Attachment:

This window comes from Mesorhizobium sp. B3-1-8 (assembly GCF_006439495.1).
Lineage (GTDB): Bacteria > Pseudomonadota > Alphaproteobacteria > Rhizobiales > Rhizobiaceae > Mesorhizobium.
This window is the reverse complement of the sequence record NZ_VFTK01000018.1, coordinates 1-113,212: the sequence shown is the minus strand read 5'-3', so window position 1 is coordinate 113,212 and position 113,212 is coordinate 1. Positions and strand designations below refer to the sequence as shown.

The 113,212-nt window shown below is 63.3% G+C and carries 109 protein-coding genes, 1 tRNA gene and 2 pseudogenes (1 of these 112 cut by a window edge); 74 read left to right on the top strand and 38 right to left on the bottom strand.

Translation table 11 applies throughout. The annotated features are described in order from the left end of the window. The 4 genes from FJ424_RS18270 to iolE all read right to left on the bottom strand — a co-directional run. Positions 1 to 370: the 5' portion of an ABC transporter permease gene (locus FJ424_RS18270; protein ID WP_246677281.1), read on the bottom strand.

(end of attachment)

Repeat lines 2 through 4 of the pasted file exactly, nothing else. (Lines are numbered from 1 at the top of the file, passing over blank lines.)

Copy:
Lineage (GTDB): Bacteria > Pseudomonadota > Alphaproteobacteria > Rhizobiales > Rhizobiaceae > Mesorhizobium.
This window is the reverse complement of the sequence record NZ_VFTK01000018.1, coordinates 1-113,212: the sequence shown is the minus strand read 5'-3', so window position 1 is coordinate 113,212 and position 113,212 is coordinate 1. Positions and strand designations below refer to the sequence as shown.

The 113,212-nt window shown below is 63.3% G+C and carries 109 protein-coding genes, 1 tRNA gene and 2 pseudogenes (1 of these 112 cut by a window edge); 74 read left to right on the top strand and 38 right to left on the bottom strand.